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Millennium Park Turns Ten! Here Are Ten Amazing Photos of Chicago’s Jewel Through the Years

(Katie Spence / Flickr)

(Katie Spence / Flickr)

Happy birthday, Millennium Park! Yes, the Chicago park named for the chronological milestone now 14 years in the rearview mirror is turning 10—it went famously over-schedule and over-budget but we love it nonetheless. Last year 4.75 million people visited Chicago’s front yard, taking in free concerts and events, and probably taking at least as many selfies with Anish Kapoor’s Cloud Gate and the flowing titanium locks of Frank Gehry‘s Pritzker Pavilion in the background.

In honor of the anniversary, the Chicago Department of Cultural Affairs and Special Events is kicking off a series of shows and exhibitions that includes new work from Crown Fountain designer Jaume Plensa. Hey, Jaume! Email us if you need another face for your 40-foot LED projection!

Here at AN, we’re celebrating with ten of our favorite photographs of the park taken over the past decade and more. Take a look below.

Ten amazing photos of Millennium Park after the jump!

Floating Farnsworth: Mies van der Rohe’s Iconic Illinois House Could Get Flood Protection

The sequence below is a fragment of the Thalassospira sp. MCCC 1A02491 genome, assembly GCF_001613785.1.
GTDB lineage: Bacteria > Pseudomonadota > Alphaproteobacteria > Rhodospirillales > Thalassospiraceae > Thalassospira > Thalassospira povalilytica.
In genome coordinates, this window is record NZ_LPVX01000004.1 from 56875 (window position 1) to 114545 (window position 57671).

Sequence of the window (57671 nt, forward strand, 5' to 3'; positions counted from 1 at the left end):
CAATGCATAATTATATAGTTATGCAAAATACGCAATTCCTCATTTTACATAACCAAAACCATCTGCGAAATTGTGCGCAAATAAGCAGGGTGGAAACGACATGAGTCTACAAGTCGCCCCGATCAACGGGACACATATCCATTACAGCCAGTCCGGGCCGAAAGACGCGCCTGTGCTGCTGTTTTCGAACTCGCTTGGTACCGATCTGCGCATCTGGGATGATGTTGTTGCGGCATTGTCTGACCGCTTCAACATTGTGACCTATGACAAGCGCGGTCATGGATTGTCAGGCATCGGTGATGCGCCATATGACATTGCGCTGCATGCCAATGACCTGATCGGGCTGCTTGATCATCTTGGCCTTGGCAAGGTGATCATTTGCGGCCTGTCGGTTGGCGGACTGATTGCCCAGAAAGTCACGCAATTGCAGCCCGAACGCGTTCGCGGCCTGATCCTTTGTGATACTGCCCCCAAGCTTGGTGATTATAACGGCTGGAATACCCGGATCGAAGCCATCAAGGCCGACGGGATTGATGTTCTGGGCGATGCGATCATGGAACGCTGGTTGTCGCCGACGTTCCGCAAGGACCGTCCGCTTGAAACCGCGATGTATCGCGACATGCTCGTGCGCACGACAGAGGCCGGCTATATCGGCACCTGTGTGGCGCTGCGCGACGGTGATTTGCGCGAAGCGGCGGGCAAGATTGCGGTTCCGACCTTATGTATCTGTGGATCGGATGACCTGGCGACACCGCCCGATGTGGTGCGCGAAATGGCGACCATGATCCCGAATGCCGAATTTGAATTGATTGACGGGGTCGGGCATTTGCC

Flooding at the Farnsworth House in mid-April 2014. (Courtesy Farnsworth House)

Flooding at the Farnsworth House in mid-April 2014. (Courtesy Farnsworth House)

Ludwig Mies van der Rohe’s archetypal modernist home, the Farnsworth House, is drowning. The banks of the Fox River served as an idyllic setting for the building’s white steel and glass when it landed in Plano, Illinois. But lately the Fox has gone rabid, spilling over its banks three times in the past 18 years. So what to do? Preservationists are looking at installing hydraulic jacks to lift the house during floods, to the tune of about $3 million. Call it the Three Million Dollar Modernist. Ironically Mies put the house on stilts to prevent such flooding; I guess you can’t outwit a wily Fox.

Letter to the Editor> Four-Wheeled Urban Whipping Boy

(GABRIEL WARTOFSKY)

(GABRIEL WARTOFSKY)

[Editor's Note: The following are reader-submitted responses in reference to Chip Lord’s book review of The Car in 2035: Mobility Planning in the Near Future (“Car Trouble” AN 11_12.18.2013_West). Opinions expressed in letters to the editor do not necessarily reflect the opinions or sentiments of the newspaper. AN welcomes reader letters, which could appear in our regional print editions. To share your opinion, please emaileditor@archpaper.com. ]